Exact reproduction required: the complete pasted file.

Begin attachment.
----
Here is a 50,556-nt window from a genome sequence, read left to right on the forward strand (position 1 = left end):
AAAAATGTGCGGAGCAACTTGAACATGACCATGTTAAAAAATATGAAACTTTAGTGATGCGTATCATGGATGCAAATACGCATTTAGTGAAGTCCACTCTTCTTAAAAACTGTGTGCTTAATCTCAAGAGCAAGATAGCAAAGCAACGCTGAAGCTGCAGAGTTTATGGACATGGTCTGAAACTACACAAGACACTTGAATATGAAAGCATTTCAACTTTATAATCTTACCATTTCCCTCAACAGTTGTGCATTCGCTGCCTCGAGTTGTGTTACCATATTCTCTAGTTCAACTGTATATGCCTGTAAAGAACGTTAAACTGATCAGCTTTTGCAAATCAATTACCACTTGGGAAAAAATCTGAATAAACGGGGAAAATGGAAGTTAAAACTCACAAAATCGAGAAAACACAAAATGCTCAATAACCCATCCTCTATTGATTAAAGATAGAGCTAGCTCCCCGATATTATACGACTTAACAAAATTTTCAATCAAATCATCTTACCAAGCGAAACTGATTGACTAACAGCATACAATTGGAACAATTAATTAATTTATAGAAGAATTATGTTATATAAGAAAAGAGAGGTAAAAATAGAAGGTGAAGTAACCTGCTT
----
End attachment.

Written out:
Here is a 50,556-nt window from a genome sequence, read left to right on the forward strand (position 1 = left end):
AAAAATGTGCGGAGCAACTTGAACATGACCATGTTAAAAAATATGAAACTTTAGTGATGCGTATCATGGATGCAAATACGCATTTAGTGAAGTCCACTCTTCTTAAAAACTGTGTGCTTAATCTCAAGAGCAAGATAGCAAAGCAACGCTGAAGCTGCAGAGTTTATGGACATGGTCTGAAACTACACAAGACACTTGAATATGAAAGCATTTCAACTTTATAATCTTACCATTTCCCTCAACAGTTGTGCATTCGCTGCCTCGAGTTGTGTTACCATATTCTCTAGTTCAACTGTATATGCCTGTAAAGAACGTTAAACTGATCAGCTTTTGCAAATCAATTACCACTTGGGAAAAAATCTGAATAAACGGGGAAAATGGAAGTTAAAACTCACAAAATCGAGAAAACACAAAATGCTCAATAACCCATCCTCTATTGATTAAAGATAGAGCTAGCTCCCCGATATTATACGACTTAACAAAATTTTCAATCAAATCATCTTACCAAGCGAAACTGATTGACTAACAGCATACAATTGGAACAATTAATTAATTTATAGAAGAATTATGTTATATAAGAAAAGAGAGGTAAAAATAGAAGGTGAAGTAACCTGCTT